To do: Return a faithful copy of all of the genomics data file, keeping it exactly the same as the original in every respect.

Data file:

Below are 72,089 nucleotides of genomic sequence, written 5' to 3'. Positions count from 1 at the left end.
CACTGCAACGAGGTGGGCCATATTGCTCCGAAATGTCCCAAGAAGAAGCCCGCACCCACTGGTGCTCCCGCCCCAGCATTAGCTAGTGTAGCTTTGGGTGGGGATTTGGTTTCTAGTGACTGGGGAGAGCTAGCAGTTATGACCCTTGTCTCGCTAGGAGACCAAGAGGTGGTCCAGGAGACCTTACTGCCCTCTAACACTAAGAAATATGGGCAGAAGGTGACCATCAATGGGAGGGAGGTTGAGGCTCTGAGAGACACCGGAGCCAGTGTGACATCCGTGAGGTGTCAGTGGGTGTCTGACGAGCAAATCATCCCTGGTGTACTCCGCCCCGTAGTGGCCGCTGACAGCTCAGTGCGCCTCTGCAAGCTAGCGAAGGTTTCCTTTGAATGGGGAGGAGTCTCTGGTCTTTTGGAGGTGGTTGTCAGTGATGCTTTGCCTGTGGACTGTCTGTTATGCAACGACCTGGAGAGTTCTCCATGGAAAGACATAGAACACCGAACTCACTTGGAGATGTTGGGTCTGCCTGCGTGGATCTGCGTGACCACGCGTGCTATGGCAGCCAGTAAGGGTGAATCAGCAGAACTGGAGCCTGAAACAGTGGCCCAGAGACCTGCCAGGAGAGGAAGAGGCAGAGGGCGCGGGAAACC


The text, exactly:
Below are 72,089 nucleotides of genomic sequence, written 5' to 3'. Positions count from 1 at the left end.
CACTGCAACGAGGTGGGCCATATTGCTCCGAAATGTCCCAAGAAGAAGCCCGCACCCACTGGTGCTCCCGCCCCAGCATTAGCTAGTGTAGCTTTGGGTGGGGATTTGGTTTCTAGTGACTGGGGAGAGCTAGCAGTTATGACCCTTGTCTCGCTAGGAGACCAAGAGGTGGTCCAGGAGACCTTACTGCCCTCTAACACTAAGAAATATGGGCAGAAGGTGACCATCAATGGGAGGGAGGTTGAGGCTCTGAGAGACACCGGAGCCAGTGTGACATCCGTGAGGTGTCAGTGGGTGTCTGACGAGCAAATCATCCCTGGTGTACTCCGCCCCGTAGTGGCCGCTGACAGCTCAGTGCGCCTCTGCAAGCTAGCGAAGGTTTCCTTTGAATGGGGAGGAGTCTCTGGTCTTTTGGAGGTGGTTGTCAGTGATGCTTTGCCTGTGGACTGTCTGTTATGCAACGACCTGGAGAGTTCTCCATGGAAAGACATAGAACACCGAACTCACTTGGAGATGTTGGGTCTGCCTGCGTGGATCTGCGTGACCACGCGTGCTATGGCAGCCAGTAAGGGTGAATCAGCAGAACTGGAGCCTGAAACAGTGGCCCAGAGACCTGCCAGGAGAGGAAGAGGCAGAGGGCGCGGGAAACC